The Trump administration has been quickly ratcheting up tensions with Iran over the last few weeks.
On Tuesday, Iran dismissed a U.S. request to have U.N. inspectors look at its military sites. According to local media reports, Ali Akbar Velayati, Head of Iran’s Center for Strategic Research of the Expediency Council, said the United States needs to abandon this “wish.” He added that such inspections — to be carried out by the International Atomic Agency (IAEA) at the request of U.S. Ambassador to the U.N. Nikki Haley — would “not be allowed under any circumstance.”
“It’s not up to the Trump administration where to inspect in Iran. It’s up to the professional inspectors at the International Atomic Energy Agency,” said Matthew Bunn, a professor of practice at Harvard University’s John F. Kennedy School of Government specializing in nuclear proliferation and control.
The 2015 Iranian nuclear agreement monitors and limits Iran’s nuclear program in exchange for sanctions relief. The agreement does not say anything about surveillance of Iran’s military sites.
Bunn dismissed any potential influence President Donald Trump might try to exercise in the U.N. with Haley’s request. “That and $6 will get Ambassador Haley a cup of coffee,” he said. He added that the other signatories to the agreement — France, Russia, China, United Kingdom, and Germany — as well as the European Union could stick with the agreement, despite what Trump administration says. (Iran, for its part, has said that it will continue with the agreement if the United States withdraws, as long as other signatories remain.)
“Certainly this kind of statement from Iran puts additional pressure on the agency inspectors not to try to inspect its military facilities. They know that if they tried that in Iran, it would be a major political confrontation,” said Bunn, adding that if the IAEA needs to inspect Iran’s military facilities, it will do so, as it has in the past. The IAEA can request that a military facility be inspected if it has information that such an inspection is required.
Trump has repeatedly called the nuclear agreement “the worst deal ever” – which is how he describes a host of other deals, including the North American Free Trade Agreement and the U.S. agreement to accept 1,200 refugees stuck in an offshore, Australian immigration prison. He has been trying to persuade the international community that Iran is violating “the spirit” of the agreement, but has thus far been unable to prove this claim, and ultimately, recertified the agreement on July 17. But the deal is up for recertification every three months, and there are reports indicating that Trump is trying to make a case for not certifying the deal in October.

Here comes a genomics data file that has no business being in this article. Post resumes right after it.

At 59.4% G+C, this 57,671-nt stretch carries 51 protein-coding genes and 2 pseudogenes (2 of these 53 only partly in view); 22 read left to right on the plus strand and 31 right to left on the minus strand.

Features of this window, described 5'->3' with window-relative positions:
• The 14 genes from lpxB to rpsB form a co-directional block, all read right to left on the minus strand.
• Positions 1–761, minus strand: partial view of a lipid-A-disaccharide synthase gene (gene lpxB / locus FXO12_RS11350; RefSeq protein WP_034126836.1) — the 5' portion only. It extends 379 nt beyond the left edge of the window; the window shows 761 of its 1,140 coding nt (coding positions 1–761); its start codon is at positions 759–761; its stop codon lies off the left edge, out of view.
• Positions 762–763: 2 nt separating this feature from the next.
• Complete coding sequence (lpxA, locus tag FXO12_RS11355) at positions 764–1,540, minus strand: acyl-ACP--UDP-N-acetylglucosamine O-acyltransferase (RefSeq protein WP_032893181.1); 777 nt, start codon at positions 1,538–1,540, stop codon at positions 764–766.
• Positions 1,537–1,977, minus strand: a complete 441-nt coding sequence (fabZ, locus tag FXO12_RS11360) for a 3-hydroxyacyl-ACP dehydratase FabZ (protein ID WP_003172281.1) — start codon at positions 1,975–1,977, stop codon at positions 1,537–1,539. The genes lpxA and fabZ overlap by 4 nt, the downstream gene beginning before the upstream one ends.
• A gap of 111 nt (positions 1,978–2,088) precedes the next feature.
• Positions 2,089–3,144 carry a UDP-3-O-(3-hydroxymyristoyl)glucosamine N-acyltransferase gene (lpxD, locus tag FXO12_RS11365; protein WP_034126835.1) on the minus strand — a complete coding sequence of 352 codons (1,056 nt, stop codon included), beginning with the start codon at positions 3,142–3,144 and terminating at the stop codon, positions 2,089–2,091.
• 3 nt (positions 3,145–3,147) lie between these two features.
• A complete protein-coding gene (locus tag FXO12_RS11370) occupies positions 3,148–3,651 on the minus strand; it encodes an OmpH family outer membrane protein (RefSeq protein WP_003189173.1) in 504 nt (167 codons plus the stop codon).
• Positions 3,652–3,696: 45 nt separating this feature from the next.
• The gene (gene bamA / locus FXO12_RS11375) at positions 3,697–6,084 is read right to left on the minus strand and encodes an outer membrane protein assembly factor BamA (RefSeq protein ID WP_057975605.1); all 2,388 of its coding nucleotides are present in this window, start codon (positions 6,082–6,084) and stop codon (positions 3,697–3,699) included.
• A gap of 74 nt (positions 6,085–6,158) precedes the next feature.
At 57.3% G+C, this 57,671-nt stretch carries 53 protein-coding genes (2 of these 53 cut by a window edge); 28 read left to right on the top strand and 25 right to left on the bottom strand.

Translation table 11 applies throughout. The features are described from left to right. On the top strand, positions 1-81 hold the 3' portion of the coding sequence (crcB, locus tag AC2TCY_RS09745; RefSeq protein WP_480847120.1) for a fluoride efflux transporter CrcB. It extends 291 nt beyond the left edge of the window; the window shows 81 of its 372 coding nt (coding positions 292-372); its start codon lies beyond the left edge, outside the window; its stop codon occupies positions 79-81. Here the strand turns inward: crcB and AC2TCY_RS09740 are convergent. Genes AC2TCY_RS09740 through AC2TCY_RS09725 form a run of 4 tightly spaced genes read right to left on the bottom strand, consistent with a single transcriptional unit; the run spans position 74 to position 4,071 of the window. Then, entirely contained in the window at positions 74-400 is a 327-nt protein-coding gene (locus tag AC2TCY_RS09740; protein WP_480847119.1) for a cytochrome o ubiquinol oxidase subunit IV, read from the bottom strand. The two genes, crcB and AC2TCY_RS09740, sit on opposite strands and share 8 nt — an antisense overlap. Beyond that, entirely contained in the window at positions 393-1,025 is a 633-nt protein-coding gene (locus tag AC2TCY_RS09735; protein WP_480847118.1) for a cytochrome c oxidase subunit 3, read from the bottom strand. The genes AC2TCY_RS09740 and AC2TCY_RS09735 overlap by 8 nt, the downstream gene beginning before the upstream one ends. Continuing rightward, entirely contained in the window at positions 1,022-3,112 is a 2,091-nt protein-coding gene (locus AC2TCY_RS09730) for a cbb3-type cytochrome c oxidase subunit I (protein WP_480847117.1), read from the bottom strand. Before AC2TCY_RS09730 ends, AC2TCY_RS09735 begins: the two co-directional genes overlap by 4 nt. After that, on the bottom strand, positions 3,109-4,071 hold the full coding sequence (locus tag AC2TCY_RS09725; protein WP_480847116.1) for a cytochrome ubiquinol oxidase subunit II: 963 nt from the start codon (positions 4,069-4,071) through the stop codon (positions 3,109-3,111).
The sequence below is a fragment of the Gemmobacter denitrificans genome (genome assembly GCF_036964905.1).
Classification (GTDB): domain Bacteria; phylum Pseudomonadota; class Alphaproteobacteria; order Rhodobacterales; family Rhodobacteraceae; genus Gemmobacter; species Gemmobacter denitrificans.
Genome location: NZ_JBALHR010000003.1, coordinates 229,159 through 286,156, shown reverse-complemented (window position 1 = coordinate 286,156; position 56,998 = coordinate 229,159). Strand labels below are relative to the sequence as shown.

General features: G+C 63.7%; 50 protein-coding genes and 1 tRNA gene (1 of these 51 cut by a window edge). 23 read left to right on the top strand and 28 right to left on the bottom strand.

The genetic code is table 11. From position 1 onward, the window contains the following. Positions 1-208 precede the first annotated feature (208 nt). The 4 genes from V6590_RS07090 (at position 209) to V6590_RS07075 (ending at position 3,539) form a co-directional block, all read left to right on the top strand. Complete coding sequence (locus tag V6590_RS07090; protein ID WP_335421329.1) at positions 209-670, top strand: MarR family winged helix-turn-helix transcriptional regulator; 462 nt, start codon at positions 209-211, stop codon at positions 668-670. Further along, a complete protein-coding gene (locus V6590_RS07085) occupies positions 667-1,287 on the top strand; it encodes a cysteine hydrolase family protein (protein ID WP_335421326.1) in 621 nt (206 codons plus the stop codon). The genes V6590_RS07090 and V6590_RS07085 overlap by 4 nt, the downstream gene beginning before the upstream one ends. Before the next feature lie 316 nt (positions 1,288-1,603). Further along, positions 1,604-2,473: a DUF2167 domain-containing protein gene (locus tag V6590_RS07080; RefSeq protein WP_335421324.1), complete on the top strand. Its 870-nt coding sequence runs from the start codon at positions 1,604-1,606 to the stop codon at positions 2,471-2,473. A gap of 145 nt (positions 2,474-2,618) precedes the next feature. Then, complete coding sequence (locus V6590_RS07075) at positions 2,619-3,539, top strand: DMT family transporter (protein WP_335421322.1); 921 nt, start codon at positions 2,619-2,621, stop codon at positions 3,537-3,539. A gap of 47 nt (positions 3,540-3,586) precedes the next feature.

Trump told the Wall Street Journal in July that he was convinced Iran was “noncompliant.”
“If it was up to me, I would have had them noncompliant 180 days ago,” he said, adding, “I mean, we’ll talk about this subject in 90 days. But, yeah, I would be — I would be surprised if they were in compliance.”
Before Trump took office, 76 national security experts signed a report compiled by the National Iranian American Council urging him to stick with the nuclear agreement and ease tensions in the Middle East. Among the signatories was author and Iran expert Stephen Kinzer, who told ThinkProgress that, “The idea of ‘walking away’ from the nuclear deal with Iran is part of the wider American fixation on the Iran as our eternal enemy.”
“Driven by emotion, distorted historical memory, and lobbying pressure in Washington, we are unable to see that the deal is good for all parties,” Kinzer said over email.
Meanwhile, former U.N. Ambassador John Bolton — a staunch critic of the nuclear deal and a top Trump ally — has re-upped his call to ditch the deal. In 2015, while the administration of President Barack Obama was hammering out the deal, Bolton repeatedly advocated for war against Iran.
In a Sunday op-ed in the National Review, Bolton wrote that he has a five-page guide to breaking the deal. Calling his guide simple, yet expandable, “like instant coffee,” Bolton also lamented that Trump declined to take a meeting with him.
“It’s interesting in that it provides a procedural road map, which in most administrations, you would not need to acquire from outside the administration,” said Bunn. But this, he said, speaks to the overall lack of experienced diplomats in the administration. “I think it’s unfortunate that [Trump has] called alliances into question; that the president has allowed fiery rhetoric, like ‘fire and fury’ to take the place of careful diplomacy.”
Things are about to get worse on the diplomatic front. Secretary of State Rex Tillerson on Monday told Congress that 36 of the 66 diplomatic envoys — including the position of coordinator for the Iran nuclear deal — will be cut.
Still, Bunn was optimistic that Tillerson and Secretary of Defense James Mattis have tried to “open the door to potential negotiation” with North Korea. On Iran, though, Bunn said he’d like to see “a more active approach.” The deal, he said, bought everyone time — between six and 15 years for varying provisions.
“The United States and its partners need to figure out how to use that time to reduce the risk that Iran’s nuclear program would otherwise pose,” said Bunn. Ending the deal would only free Iran “to pursue a more advanced nuclear weapon sooner.”
Kinzer said that U.S. security interests would be best served by preserving the deal. “But selling that idea inside the Washington echo chamber is difficult indeed.”